At the end, we concluded that media literacy is an inescapable and necessary tool for students to gain. However, we don’t just have to figure out what to teach, but how to teach it so that students are not overwhelmed, turned off, or feel hopeless in their ability to consume media well and create media for others. In order to keep the conversation going, one participant asked for a collaborative space so that we could continue to post the resources we find for teaching media literacy. You can find that space, a Diigo group, here. One of the greatest outcomes of the conversation was the interdisciplinary work that happened simply by having different voices in the room. It offered an opportunity to learn strategies from different disciplines and to name the commonalities between us as well. Participants left with strategy, resources and a community to continue to decipher best practices for teaching media literacy.

Join us for the next conversation in this series on October 16th!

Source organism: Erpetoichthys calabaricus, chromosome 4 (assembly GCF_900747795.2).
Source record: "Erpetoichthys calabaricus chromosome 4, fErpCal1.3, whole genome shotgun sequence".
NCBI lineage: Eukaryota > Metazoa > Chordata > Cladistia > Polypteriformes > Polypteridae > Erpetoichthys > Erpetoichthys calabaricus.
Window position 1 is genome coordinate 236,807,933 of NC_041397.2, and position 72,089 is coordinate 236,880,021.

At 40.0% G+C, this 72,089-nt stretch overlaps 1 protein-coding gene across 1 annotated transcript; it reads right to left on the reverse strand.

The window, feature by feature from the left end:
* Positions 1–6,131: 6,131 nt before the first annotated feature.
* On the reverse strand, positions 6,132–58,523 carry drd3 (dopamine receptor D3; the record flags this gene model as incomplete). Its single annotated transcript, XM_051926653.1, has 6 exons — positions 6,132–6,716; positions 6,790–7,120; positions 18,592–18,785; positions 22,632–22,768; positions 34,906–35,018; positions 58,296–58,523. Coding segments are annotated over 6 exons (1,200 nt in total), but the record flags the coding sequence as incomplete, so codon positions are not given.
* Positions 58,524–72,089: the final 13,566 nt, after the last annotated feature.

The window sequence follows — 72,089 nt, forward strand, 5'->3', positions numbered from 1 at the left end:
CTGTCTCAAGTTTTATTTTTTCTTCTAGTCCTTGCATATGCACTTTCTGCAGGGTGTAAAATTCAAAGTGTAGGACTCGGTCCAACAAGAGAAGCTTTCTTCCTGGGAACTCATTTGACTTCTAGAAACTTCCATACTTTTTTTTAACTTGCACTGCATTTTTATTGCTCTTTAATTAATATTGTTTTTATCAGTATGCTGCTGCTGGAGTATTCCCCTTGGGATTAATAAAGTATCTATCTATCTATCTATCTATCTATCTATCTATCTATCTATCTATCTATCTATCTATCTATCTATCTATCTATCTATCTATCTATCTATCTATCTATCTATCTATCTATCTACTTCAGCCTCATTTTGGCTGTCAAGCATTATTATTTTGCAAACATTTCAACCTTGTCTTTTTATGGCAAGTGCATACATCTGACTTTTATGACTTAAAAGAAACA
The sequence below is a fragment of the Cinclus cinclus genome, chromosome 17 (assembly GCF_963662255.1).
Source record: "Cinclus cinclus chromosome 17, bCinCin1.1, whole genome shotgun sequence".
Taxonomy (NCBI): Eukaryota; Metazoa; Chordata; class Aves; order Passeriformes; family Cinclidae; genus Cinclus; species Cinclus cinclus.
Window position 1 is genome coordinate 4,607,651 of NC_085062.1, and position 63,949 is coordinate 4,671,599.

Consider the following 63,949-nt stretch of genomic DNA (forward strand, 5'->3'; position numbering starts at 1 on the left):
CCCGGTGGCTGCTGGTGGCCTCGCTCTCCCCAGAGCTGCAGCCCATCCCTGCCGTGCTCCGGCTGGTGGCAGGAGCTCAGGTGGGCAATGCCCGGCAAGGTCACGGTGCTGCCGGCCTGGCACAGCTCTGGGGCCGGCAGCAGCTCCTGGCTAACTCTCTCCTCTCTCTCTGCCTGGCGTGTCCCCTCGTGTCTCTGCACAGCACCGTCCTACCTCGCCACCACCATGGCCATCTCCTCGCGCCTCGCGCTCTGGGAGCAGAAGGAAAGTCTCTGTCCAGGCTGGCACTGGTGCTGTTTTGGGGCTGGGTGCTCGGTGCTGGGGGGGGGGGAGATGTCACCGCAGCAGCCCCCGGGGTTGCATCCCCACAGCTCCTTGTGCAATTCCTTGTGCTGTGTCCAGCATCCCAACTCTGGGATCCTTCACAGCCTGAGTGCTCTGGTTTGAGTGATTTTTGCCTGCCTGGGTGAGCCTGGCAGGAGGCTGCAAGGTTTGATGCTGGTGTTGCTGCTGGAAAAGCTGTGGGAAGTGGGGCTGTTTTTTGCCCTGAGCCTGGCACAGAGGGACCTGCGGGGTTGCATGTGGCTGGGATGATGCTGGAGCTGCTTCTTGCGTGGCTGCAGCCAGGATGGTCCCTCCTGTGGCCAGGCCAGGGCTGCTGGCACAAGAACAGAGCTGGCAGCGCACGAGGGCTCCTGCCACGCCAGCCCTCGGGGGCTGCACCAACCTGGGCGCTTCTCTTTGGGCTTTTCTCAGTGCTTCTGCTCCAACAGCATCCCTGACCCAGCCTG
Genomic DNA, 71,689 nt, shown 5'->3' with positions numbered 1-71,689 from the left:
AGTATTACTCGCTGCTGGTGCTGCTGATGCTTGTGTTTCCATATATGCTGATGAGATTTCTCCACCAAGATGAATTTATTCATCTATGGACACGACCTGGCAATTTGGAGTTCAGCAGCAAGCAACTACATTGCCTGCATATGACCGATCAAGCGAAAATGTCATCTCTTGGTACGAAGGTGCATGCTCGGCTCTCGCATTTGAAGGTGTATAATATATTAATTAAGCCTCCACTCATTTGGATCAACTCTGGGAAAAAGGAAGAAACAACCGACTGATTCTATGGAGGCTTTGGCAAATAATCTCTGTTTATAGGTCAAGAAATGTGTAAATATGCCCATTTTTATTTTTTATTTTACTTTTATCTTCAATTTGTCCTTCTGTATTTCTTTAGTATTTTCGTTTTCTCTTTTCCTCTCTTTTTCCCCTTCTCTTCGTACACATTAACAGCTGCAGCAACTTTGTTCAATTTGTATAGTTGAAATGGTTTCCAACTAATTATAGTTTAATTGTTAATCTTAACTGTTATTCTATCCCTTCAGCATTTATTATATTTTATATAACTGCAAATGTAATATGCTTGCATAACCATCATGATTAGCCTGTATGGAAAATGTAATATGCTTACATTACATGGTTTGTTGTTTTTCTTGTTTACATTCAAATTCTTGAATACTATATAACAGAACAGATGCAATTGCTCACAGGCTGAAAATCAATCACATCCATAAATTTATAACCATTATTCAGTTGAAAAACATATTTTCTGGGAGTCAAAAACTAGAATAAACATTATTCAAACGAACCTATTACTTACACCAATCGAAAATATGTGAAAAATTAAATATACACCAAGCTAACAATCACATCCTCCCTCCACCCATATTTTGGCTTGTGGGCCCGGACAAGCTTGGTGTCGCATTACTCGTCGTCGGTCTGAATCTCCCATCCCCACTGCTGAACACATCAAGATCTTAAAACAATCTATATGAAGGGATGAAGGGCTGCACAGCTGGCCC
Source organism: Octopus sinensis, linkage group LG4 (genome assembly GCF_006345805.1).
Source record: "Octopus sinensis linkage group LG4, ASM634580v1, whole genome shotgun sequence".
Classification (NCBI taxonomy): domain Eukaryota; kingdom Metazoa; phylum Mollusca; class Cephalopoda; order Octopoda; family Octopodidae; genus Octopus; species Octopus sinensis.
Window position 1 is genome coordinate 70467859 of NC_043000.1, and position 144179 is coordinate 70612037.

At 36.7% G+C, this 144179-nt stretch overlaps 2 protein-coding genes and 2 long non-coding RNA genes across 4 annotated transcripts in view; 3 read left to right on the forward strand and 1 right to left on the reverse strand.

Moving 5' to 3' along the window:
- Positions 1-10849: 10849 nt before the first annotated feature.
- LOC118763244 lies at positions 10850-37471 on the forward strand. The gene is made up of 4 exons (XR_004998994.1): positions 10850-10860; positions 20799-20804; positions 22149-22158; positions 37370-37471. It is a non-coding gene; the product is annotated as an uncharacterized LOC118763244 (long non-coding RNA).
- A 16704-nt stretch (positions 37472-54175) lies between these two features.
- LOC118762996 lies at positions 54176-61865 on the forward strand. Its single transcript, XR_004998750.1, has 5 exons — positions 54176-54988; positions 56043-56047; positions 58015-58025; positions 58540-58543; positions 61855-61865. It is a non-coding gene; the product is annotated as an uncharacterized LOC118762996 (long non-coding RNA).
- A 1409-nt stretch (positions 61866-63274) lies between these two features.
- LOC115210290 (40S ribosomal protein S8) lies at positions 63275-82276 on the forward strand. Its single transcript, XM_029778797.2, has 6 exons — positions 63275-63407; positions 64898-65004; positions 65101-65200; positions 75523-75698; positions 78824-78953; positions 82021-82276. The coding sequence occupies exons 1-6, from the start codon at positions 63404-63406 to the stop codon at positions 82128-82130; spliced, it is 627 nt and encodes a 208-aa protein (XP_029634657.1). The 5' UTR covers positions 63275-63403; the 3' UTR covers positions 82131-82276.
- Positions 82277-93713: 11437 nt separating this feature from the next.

A Conversation on Multimodal Assignments

How can we design authentic, multimodal assignments that prepare students to communicate effectively through a variety of media? How can we prepare students to use digital tools not only as consumers of information, but also as producers of knowledge?

Join us for a conversation on engaging students as producers of knowledge through multimodal assignments at the Center for Teaching on Tuesday, October 16, 2018, from noon to 1:30pm.

Our panelists will be:


  • Laura Carpenter, associate professor of sociology
  • Karla McKanders, clinical professor of law
  • Andrew Wesolek, director of digital scholarship and scholarly communications

Please let us know you’re coming. Lunch will be provided!